Doctor Who: Robot of Sherwood



The Unquiet Dead 1.3

Without fail, every season of Doctor Who features one famous person from history. In season 1, the Doctor (#9, Eccleston) and Rose find Charles Dickens haunted by blue ghosts who turn out to be specters from another dimension trying to break into this dimension and take over. They also meet Gwenyth (Eve Myles) who is said to be an ancestor of Torchwoods Gwen Cooper. She starts a popular Doctor Who trope of foreshadowing season finales by saying random words that don’t mean anything yet, like “Bad Wolf.” In the end, they are not able to save Gwenyth, but they do give Charles Dickins a thrill by allowing him to witness the vanishing of the TARDIS.


The Girl in the Fireplace 2.5

Season 2 takes us to France, where the Doctor (#10, Tennant) falls for Madame du Pompadour, mistress of the King of France. The Doctor, Rose, and Mickey are not able to take her with them or save her from her own history, but they do stop the clockwork droids from stealing her brain. In the end, she writes letters to her time traveling Doctor who fails to return for her in time.


The Shakespeare Code 3.3

One of Martha’s first visits is to Elizabethan England, where she and the Doctor (#10, Tennant) happen on three witches and William Shakespeare, who turns out to be, while certainly flirtatious, not as gentlemanly as they had hoped. As this is early in his career, they can’t help themselves from quoting him and inadvertently feed his own inspiration back into him. With a little help from their knowledge of Harry Potterthey’re able to stop the wicked witches and their…spaceship.


The Unicorn and the Wasp 4.7

The Doctor (#10, Tennant) takes Donna to see Agatha Cristie. Cristie lives up to her reputation when a real murder mystery imposes itself on a house of guests. There is a thief in their midst–the jewel thief known as The Unicorn. The Doctor narrowly escapes death by poison. Oh, and there’s a giant space wasp disguised as one of the house guests as well.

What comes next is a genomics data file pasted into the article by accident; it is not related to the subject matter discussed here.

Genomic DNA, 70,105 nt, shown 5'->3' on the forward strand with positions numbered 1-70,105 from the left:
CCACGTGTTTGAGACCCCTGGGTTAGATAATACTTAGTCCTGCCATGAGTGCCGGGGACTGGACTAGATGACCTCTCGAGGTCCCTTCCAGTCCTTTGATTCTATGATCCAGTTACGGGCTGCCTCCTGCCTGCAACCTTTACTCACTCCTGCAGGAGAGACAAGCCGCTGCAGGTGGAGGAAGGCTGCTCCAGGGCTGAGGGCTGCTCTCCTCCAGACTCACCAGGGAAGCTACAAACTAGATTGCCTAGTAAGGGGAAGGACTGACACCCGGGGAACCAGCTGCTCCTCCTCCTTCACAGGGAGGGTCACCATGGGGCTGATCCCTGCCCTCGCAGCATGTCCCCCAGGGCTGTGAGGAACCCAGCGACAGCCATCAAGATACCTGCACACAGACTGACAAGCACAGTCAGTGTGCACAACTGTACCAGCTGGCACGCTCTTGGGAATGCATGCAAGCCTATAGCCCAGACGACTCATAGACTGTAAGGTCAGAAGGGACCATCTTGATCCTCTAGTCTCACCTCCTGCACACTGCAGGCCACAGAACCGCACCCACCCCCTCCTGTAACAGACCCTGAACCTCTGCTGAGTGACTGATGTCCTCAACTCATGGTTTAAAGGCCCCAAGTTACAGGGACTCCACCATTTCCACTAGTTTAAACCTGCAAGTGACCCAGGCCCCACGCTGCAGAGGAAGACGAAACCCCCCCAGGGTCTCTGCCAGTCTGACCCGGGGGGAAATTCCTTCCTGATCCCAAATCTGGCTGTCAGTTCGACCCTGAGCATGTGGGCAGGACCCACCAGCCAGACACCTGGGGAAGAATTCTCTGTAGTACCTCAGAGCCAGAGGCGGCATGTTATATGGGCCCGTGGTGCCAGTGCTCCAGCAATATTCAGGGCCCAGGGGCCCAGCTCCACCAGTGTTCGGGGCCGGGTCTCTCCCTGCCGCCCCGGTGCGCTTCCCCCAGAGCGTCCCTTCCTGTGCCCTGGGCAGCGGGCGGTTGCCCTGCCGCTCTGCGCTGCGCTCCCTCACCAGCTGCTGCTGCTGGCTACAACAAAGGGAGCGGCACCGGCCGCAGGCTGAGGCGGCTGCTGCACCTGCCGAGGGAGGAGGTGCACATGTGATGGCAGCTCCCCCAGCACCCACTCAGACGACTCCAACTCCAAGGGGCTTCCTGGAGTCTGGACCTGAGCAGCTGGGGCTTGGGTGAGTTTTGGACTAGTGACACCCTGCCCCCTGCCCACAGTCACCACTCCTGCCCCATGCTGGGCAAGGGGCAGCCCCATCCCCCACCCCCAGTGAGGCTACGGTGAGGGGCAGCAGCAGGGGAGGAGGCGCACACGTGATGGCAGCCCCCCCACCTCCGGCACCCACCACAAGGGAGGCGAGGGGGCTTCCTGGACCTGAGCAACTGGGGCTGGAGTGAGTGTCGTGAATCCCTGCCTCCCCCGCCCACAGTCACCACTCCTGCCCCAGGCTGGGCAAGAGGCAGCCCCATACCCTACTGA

Vincent and the Doctor 5.10

The Doctor (#11, Smith) and Amy visit Vincent Van Gogh living on the outskirts of society and suffering from delusions. These delusions turn out to be a very real invisible, turkey-like monster, which they track to a church and learn that it’s just scared and blind and alone. Before they part with the suicidal artist, they give him one last thrill–they take him to the museum and show him his legacy. Bill Nighy makes a cameo as the museum tour guide.


Let’s Kill Hitler 6.9

An early incarnation of River Song is on the loose. The Doctor (#11, Smith), Amy, and Rory chase her to Germany where she’s planning to murder Hitler. As much as they oppose Nazis, they cannot allow River to rewrite history, so instead of killing the Fuhrer, they lock him in a cupboard. The irony doesn’t escape Rory, but the Doctor does narrowly escape death by poison…again. There’s also a motorcycle.


The Day of the Doctor 7.15

For once, the historical figure is mere decoration to an already dense plot. The Doctors (#10, #11, #9.5) find themselves back in Elizabethan England where Queen Elizabeth I (Gavin and Stacey‘s Joanna Page) has been replicated by a Zygon. We are reminded that the Doctor once (accidentally) married her, but he has difficulty telling the real one from the squiggly alien, even after giving each of them a big smooch.


Robot of Sherwood 8.3

The Doctor (#12, Capaldi) echoes #11’s commercial-famous offer to take Amy to any time and place she’d like to go. Clara, a massive fan of Robin Hood, chooses Sherwood Forest 1190. No sooner do they land than does the Doctor find himself ensnared in a duel with the mythic archer, sword against spoon. Unlike #10 or #11, who would have become like bouncing puppies upon discovering something as strange as a mythic hero in the flesh, #12 is furious. This new Doctor doesn’t like anything he doesn’t already understand. He is somewhat relaxed by the alien robots trying to get their spaceship to the Promised Land, but the anger he has toward Robin Hood’s realness causes the two of them to squabble like children. The lack of wonder the Doctor has within him this season foreshadows terrible things to come. “When did you stop believing in everything?” Clara asks him. His disbelief is militant and he even blows up a target out of anger (and also because he plans to get captured). In the end, we learn that Robin Hood was a real man, lost to history as just a story, and not exactly a hero, but he tried to be. He encourages the Doctor to be the same: try to play the hero and maybe someday, he’ll just be a story (or a TV show), inspiring people to be heroes in his name.


Jaime Pond is the editor of She lives and works in NYC. Follow her on Twitter.

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